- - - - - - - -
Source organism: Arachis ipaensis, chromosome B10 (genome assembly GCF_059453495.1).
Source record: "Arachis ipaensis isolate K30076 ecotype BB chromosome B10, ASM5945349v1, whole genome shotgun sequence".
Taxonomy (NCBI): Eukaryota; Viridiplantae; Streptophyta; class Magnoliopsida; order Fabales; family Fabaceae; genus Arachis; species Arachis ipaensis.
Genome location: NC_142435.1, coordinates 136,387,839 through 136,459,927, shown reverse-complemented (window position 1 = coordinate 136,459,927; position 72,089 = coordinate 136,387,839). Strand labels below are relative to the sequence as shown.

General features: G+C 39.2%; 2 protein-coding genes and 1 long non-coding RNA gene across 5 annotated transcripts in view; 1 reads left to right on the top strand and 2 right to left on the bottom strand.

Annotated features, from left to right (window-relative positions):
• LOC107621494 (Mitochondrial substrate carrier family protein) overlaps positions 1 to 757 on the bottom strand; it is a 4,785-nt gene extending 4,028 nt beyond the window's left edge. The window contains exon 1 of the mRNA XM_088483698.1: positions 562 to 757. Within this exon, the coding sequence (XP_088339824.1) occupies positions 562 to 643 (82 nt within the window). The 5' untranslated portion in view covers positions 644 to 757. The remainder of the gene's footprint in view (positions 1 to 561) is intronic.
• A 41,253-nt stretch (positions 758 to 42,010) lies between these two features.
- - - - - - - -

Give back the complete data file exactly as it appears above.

Source organism: Arachis ipaensis, chromosome B10 (genome assembly GCF_059453495.1).
Source record: "Arachis ipaensis isolate K30076 ecotype BB chromosome B10, ASM5945349v1, whole genome shotgun sequence".
Taxonomy (NCBI): Eukaryota; Viridiplantae; Streptophyta; class Magnoliopsida; order Fabales; family Fabaceae; genus Arachis; species Arachis ipaensis.
Genome location: NC_142435.1, coordinates 136,387,839 through 136,459,927, shown reverse-complemented (window position 1 = coordinate 136,459,927; position 72,089 = coordinate 136,387,839). Strand labels below are relative to the sequence as shown.

General features: G+C 39.2%; 2 protein-coding genes and 1 long non-coding RNA gene across 5 annotated transcripts in view; 1 reads left to right on the top strand and 2 right to left on the bottom strand.

Annotated features, from left to right (window-relative positions):
• LOC107621494 (Mitochondrial substrate carrier family protein) overlaps positions 1 to 757 on the bottom strand; it is a 4,785-nt gene extending 4,028 nt beyond the window's left edge. The window contains exon 1 of the mRNA XM_088483698.1: positions 562 to 757. Within this exon, the coding sequence (XP_088339824.1) occupies positions 562 to 643 (82 nt within the window). The 5' untranslated portion in view covers positions 644 to 757. The remainder of the gene's footprint in view (positions 1 to 561) is intronic.
• A 41,253-nt stretch (positions 758 to 42,010) lies between these two features.